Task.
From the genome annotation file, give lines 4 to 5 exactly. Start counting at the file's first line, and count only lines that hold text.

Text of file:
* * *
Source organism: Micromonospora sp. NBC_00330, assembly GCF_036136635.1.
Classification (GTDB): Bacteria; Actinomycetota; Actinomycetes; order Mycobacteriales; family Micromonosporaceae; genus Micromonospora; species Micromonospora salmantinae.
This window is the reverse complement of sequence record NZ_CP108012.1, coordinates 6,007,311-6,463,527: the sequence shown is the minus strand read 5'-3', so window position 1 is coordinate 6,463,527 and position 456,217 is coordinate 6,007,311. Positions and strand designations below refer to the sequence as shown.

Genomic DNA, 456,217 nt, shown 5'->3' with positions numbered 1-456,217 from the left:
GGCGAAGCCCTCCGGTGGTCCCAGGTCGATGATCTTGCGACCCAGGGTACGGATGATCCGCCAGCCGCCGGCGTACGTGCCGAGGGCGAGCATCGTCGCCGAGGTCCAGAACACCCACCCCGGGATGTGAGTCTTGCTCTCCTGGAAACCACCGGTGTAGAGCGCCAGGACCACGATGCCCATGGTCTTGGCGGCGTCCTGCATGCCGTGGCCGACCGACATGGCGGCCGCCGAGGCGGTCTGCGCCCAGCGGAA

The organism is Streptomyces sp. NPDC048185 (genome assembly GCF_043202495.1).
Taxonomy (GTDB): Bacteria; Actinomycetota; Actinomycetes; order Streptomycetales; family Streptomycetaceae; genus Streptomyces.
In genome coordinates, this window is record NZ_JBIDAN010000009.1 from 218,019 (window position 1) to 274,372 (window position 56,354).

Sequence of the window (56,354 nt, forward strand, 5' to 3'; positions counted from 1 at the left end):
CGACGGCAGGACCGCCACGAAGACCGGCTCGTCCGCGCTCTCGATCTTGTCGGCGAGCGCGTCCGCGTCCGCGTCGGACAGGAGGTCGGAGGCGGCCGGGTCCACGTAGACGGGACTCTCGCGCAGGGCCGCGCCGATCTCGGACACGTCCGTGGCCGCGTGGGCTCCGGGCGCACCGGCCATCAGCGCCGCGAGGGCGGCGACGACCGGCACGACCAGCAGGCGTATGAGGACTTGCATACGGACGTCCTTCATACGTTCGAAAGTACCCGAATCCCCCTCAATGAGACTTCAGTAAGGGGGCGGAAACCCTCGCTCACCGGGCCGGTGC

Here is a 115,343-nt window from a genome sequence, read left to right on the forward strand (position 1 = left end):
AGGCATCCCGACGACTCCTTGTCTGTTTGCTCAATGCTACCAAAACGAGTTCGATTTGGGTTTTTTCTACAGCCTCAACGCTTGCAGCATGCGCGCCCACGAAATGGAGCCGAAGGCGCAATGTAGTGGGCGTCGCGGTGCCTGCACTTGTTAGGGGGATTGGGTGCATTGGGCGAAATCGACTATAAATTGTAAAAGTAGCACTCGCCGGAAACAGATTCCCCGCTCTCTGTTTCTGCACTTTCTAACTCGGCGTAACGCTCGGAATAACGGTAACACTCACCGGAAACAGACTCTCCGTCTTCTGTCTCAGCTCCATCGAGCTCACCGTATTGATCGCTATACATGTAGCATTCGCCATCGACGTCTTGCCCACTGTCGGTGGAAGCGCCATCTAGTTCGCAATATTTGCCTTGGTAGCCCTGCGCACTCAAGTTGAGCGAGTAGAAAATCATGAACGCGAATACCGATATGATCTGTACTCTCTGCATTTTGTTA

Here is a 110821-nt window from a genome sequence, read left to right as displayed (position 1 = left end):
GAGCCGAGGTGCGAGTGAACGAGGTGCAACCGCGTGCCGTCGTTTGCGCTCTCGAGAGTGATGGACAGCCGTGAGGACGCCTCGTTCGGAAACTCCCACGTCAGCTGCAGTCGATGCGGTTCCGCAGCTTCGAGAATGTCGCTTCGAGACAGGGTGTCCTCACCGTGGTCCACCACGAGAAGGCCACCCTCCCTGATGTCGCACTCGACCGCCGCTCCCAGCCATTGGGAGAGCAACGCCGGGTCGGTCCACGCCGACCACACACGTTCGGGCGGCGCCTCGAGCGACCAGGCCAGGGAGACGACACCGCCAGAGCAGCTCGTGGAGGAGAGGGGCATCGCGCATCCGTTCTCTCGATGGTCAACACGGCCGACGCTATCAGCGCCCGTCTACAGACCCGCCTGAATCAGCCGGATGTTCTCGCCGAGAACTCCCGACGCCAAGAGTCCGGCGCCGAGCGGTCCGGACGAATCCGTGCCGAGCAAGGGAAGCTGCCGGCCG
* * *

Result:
Genomic DNA, 456,217 nt, shown 5'->3' with positions numbered 1-456,217 from the left:
GGCGAAGCCCTCCGGTGGTCCCAGGTCGATGATCTTGCGACCCAGGGTACGGATGATCCGCCAGCCGCCGGCGTACGTGCCGAGGGCGAGCATCGTCGCCGAGGTCCAGAACACCCACCCCGGGATGTGAGTCTTGCTCTCCTGGAAACCACCGGTGTAGAGCGCCAGGACCACGATGCCCATGGTCTTGGCGGCGTCCTGCATGCCGTGGCCGACCGACATGGCGGCCGCCGAGGCGGTCTGCGCCCAGCGGAA